Peralta Community College District's Only Student-Run Publication
Peralta Community College District's only student-run publication.

The Citizen

Peralta Community College District's only student-run publication.

The Citizen

Peralta Community College District's only student-run publication.

The Citizen

    California under allies

    The working poor of California, like millions of others around the country, are in need of a long overdue raise, but increasingly the minimum wage may ultimately be a bandaid on the open wounds of the emerging 21st century economy.

    The California “Fair Wage Act of 2016” $15 Minimum Wage Initiative would increase the minimum wage for the State of California to $15 by the year 2021, raising the minimum wage by a dollar each
    year respectively.

    Despite its potential shortcomings, the bill seems necessary to help low-income earners whose wages have remained stagnant for years in an economy that has seen unprecedented wealth increases for
    its top-earners.

    While memes are usually the low-end of internet humor, this one reflects a real sentiment among many potential voters and represents more than just a speculative possibility, but a growing reality as more automated checkouts and gas pumps begins to dot the nation.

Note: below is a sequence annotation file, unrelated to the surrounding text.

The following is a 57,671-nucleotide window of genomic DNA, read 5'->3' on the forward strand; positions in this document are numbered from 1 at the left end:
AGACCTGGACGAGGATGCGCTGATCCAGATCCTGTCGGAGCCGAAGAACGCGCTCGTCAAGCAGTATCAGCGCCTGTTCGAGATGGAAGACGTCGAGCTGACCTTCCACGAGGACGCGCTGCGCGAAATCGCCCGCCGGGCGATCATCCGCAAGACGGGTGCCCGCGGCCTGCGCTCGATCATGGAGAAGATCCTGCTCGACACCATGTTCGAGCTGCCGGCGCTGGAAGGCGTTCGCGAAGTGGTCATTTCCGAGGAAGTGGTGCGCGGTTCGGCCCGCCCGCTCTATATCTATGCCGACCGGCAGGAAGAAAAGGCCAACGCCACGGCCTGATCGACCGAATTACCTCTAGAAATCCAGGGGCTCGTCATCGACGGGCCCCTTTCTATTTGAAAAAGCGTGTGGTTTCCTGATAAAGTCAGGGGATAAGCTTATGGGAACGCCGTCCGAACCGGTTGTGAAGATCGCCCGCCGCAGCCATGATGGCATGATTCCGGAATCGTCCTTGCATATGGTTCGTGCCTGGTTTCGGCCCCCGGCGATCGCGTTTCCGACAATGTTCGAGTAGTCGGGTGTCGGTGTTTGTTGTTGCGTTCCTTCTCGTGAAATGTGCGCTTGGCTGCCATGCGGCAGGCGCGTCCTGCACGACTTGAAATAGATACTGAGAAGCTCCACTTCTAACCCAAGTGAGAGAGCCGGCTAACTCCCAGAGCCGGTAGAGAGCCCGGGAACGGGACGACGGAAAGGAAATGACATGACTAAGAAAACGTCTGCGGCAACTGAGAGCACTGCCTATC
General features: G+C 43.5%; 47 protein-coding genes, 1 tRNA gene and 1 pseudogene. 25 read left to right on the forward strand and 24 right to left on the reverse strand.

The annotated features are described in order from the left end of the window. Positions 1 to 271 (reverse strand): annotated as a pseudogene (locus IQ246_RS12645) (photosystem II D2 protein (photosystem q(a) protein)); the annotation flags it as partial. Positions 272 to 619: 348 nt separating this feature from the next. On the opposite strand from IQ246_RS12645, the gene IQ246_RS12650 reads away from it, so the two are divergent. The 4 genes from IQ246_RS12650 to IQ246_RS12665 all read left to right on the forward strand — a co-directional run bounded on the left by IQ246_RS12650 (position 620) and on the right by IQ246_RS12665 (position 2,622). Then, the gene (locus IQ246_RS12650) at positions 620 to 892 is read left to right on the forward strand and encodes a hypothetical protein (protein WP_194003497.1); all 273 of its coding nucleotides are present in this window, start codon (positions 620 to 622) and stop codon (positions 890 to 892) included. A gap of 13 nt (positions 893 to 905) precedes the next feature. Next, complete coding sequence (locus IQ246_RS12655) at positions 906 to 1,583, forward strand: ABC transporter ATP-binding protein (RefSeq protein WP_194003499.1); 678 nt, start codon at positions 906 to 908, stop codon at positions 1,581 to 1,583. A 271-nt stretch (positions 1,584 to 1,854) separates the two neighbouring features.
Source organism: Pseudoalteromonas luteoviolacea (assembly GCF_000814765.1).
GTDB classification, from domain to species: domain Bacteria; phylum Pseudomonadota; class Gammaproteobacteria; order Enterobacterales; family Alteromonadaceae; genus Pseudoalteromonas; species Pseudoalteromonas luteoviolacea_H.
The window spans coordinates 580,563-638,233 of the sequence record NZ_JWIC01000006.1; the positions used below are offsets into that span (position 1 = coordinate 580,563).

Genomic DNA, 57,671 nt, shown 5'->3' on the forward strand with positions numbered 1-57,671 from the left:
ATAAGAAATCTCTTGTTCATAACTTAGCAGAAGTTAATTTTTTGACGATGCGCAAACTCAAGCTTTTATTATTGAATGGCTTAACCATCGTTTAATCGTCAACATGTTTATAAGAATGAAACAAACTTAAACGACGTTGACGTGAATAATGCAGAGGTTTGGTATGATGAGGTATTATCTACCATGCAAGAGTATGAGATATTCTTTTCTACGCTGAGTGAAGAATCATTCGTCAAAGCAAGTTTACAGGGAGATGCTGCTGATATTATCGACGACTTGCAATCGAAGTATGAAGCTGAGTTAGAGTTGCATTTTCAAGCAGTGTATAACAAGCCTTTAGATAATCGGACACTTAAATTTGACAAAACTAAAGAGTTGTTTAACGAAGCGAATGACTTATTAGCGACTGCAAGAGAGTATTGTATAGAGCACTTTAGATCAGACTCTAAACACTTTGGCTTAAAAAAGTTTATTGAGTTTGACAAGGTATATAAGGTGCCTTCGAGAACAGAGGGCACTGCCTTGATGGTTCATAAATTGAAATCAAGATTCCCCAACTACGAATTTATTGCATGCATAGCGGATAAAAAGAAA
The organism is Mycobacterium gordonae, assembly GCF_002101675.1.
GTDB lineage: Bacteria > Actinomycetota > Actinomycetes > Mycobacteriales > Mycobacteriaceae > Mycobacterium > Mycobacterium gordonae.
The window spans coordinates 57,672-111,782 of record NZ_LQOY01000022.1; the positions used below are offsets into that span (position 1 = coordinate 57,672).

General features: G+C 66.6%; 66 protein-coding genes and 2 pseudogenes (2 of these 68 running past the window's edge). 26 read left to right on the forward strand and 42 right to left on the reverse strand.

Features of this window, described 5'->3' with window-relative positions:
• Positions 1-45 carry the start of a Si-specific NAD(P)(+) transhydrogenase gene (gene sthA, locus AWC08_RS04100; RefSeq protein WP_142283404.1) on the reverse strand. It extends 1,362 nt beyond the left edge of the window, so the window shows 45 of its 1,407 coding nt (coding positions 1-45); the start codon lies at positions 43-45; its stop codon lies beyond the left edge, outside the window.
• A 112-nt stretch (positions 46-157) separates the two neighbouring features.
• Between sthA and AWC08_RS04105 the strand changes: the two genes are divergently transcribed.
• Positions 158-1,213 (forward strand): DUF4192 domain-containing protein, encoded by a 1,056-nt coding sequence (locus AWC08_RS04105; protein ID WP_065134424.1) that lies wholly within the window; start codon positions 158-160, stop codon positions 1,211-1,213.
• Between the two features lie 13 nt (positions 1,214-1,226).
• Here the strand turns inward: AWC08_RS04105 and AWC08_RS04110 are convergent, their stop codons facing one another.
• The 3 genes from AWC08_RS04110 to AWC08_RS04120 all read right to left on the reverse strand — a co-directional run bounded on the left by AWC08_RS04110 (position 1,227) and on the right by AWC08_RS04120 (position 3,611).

In keeping with Moore’s Law, there is no reason to believe that the drive to automation will not become a cheaper and more practical choice as time goes on, wage raise or not, well into the foreseeable future.

    Like a not-so-bright Hamlet laughing into the robotic skull of a T-1000, these conservatives don’t seem to understand the question let alone what is or isn’t to be.

    In his novel “Do Androids Dream Electric Sheep?” legendary Science Fiction author Philip K Dick wrote of a post-apocalyptic California in which robotic surrogates have taken the place of extinct animals.

    Our current predicament is not quite as dire, but the central economic problem of the 21st century may be ascertaining just what the cost of electric wages will be, and just what price that society will have to pay in the long-term.

    As for California’s living, breathing, thinking, feeling, needing, badly hurting homosapien workforce, if we can’t give them the back pay they truly deserve, or make any sincere promises about
    job security in their future, we can, at the very least, cut them a break in the present.

    Maxwell Sharp is a staff writer at the Tower. E-mail him at

    About the Contributor
    In the fall of 2019, The Laney Tower rebranded as The Citizen and launched a new website. These stories were ported over from the old Laney Tower website, but byline metadata was lost in the port. However, many of these stories credit the authors in the text of the story. Some articles may also suffer from formatting issues. Future archival efforts may fix these issues.  
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